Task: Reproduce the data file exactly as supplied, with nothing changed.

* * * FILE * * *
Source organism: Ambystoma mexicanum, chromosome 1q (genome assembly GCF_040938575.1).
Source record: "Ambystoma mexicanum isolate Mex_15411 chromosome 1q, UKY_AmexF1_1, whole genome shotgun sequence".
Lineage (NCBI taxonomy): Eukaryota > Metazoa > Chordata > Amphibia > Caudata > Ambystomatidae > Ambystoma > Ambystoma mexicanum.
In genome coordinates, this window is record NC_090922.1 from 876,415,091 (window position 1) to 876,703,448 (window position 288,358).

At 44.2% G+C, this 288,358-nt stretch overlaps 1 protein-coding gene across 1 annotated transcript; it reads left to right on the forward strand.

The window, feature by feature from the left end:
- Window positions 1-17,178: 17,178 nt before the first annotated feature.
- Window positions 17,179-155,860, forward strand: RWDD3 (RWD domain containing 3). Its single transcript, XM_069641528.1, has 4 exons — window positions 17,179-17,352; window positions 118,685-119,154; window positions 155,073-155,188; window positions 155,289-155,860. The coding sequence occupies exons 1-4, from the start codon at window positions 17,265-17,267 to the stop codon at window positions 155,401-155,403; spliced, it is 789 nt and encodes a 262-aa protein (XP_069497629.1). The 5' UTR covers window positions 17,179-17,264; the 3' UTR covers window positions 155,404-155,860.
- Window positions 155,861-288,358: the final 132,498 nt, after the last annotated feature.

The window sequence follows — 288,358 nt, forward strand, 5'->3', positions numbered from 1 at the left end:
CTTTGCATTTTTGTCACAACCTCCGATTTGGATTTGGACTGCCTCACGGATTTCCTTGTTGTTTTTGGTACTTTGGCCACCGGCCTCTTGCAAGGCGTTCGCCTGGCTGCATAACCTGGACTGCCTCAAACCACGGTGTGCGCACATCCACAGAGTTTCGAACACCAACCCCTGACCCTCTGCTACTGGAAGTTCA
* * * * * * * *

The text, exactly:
Source organism: Ambystoma mexicanum, chromosome 1q (genome assembly GCF_040938575.1).
Source record: "Ambystoma mexicanum isolate Mex_15411 chromosome 1q, UKY_AmexF1_1, whole genome shotgun sequence".
Lineage (NCBI taxonomy): Eukaryota > Metazoa > Chordata > Amphibia > Caudata > Ambystomatidae > Ambystoma > Ambystoma mexicanum.
In genome coordinates, this window is record NC_090922.1 from 876,415,091 (window position 1) to 876,703,448 (window position 288,358).

At 44.2% G+C, this 288,358-nt stretch overlaps 1 protein-coding gene across 1 annotated transcript; it reads left to right on the forward strand.

The window, feature by feature from the left end:
- Window positions 1-17,178: 17,178 nt before the first annotated feature.
- Window positions 17,179-155,860, forward strand: RWDD3 (RWD domain containing 3). Its single transcript, XM_069641528.1, has 4 exons — window positions 17,179-17,352; window positions 118,685-119,154; window positions 155,073-155,188; window positions 155,289-155,860. The coding sequence occupies exons 1-4, from the start codon at window positions 17,265-17,267 to the stop codon at window positions 155,401-155,403; spliced, it is 789 nt and encodes a 262-aa protein (XP_069497629.1). The 5' UTR covers window positions 17,179-17,264; the 3' UTR covers window positions 155,404-155,860.
- Window positions 155,861-288,358: the final 132,498 nt, after the last annotated feature.

The window sequence follows — 288,358 nt, forward strand, 5'->3', positions numbered from 1 at the left end:
CTTTGCATTTTTGTCACAACCTCCGATTTGGATTTGGACTGCCTCACGGATTTCCTTGTTGTTTTTGGTACTTTGGCCACCGGCCTCTTGCAAGGCGTTCGCCTGGCTGCATAACCTGGACTGCCTCAAACCACGGTGTGCGCACATCCACAGAGTTTCGAACACCAACCCCTGACCCTCTGCTACTGGAAGTTCA